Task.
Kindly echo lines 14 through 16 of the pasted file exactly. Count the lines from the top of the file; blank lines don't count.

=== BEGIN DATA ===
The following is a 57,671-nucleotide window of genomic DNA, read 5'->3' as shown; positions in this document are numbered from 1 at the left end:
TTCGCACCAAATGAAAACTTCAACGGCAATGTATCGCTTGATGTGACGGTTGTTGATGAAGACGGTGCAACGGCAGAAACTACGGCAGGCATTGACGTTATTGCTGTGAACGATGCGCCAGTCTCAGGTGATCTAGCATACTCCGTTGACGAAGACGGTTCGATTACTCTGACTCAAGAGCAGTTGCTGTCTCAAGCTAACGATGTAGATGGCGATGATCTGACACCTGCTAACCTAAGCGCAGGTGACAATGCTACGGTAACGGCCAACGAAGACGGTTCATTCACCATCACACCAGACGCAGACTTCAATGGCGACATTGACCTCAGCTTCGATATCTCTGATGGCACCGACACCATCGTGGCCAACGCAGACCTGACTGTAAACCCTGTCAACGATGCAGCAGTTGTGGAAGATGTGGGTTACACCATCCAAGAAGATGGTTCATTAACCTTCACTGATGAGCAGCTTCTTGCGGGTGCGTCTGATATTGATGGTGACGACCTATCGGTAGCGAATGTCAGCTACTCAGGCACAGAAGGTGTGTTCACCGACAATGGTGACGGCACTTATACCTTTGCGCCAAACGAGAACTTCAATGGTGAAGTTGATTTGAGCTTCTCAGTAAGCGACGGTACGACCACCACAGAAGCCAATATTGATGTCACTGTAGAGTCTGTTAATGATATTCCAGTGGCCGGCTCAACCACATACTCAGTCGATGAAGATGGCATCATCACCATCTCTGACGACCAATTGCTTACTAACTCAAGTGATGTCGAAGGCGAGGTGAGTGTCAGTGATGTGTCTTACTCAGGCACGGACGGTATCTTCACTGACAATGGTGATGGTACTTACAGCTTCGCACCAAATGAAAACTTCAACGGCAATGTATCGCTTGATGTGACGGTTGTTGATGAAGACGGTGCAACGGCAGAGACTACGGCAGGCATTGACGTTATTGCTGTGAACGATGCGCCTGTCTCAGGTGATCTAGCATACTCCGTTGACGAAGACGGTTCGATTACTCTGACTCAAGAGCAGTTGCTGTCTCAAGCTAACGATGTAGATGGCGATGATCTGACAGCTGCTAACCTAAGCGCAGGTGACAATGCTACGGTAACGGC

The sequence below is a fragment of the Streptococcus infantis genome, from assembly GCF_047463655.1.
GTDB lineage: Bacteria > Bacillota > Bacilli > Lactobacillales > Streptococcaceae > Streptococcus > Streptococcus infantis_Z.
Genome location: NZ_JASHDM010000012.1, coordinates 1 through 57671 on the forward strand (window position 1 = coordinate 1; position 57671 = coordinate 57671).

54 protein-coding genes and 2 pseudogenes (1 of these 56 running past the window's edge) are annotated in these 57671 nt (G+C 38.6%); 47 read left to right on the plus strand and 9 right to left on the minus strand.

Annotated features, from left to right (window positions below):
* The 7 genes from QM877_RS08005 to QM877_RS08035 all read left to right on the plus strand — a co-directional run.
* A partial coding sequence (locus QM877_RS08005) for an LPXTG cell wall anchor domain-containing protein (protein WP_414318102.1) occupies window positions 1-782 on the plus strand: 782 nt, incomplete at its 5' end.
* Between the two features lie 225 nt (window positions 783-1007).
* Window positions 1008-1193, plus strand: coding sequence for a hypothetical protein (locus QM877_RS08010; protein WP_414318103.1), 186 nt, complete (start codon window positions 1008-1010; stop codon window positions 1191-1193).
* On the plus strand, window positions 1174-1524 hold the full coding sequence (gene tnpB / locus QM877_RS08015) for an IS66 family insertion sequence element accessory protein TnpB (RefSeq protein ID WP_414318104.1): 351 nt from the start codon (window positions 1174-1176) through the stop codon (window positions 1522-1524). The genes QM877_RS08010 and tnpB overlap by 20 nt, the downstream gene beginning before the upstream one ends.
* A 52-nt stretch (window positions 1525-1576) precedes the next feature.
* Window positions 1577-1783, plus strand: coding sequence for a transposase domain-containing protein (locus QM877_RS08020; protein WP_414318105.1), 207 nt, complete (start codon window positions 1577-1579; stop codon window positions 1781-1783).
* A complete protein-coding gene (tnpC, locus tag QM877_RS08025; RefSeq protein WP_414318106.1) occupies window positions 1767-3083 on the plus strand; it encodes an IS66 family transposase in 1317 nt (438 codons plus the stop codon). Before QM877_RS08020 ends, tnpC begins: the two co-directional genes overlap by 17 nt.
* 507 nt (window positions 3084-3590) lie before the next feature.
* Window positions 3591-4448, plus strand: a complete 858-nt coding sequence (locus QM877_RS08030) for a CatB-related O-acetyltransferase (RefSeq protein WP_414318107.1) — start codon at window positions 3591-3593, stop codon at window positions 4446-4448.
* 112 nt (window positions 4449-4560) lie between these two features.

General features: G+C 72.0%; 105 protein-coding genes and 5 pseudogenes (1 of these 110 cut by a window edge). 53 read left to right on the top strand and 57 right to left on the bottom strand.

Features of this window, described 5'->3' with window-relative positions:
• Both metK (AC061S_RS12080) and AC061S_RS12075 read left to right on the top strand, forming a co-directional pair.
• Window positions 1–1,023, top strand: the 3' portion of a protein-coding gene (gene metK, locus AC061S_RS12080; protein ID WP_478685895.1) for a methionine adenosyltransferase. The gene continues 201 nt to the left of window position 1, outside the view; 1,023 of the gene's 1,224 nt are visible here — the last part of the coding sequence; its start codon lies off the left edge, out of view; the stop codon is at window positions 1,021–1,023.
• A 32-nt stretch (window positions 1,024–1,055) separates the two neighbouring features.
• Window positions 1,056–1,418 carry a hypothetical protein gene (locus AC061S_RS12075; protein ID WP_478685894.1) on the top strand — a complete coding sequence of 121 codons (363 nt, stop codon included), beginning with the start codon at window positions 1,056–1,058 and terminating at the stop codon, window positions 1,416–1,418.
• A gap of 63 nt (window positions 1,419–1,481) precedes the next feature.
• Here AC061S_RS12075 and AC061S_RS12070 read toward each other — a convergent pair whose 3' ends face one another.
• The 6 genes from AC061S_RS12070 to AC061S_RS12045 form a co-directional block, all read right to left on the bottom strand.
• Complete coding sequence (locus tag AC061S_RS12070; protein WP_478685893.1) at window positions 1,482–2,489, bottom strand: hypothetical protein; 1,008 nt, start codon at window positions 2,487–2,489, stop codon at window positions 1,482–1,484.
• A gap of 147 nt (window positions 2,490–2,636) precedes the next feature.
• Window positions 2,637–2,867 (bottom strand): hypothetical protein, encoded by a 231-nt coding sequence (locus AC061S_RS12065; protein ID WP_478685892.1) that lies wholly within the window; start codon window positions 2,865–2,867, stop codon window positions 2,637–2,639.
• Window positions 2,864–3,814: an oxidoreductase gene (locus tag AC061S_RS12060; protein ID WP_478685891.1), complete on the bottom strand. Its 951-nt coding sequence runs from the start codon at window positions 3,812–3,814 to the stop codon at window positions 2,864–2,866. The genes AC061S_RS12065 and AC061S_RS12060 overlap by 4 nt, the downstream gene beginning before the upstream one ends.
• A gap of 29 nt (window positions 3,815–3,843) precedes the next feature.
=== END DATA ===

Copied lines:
* Window positions 1577-1783, plus strand: coding sequence for a transposase domain-containing protein (locus QM877_RS08020; protein WP_414318105.1), 207 nt, complete (start codon window positions 1577-1579; stop codon window positions 1781-1783).
* A complete protein-coding gene (tnpC, locus tag QM877_RS08025; RefSeq protein WP_414318106.1) occupies window positions 1767-3083 on the plus strand; it encodes an IS66 family transposase in 1317 nt (438 codons plus the stop codon). Before QM877_RS08020 ends, tnpC begins: the two co-directional genes overlap by 17 nt.
* 507 nt (window positions 3084-3590) lie before the next feature.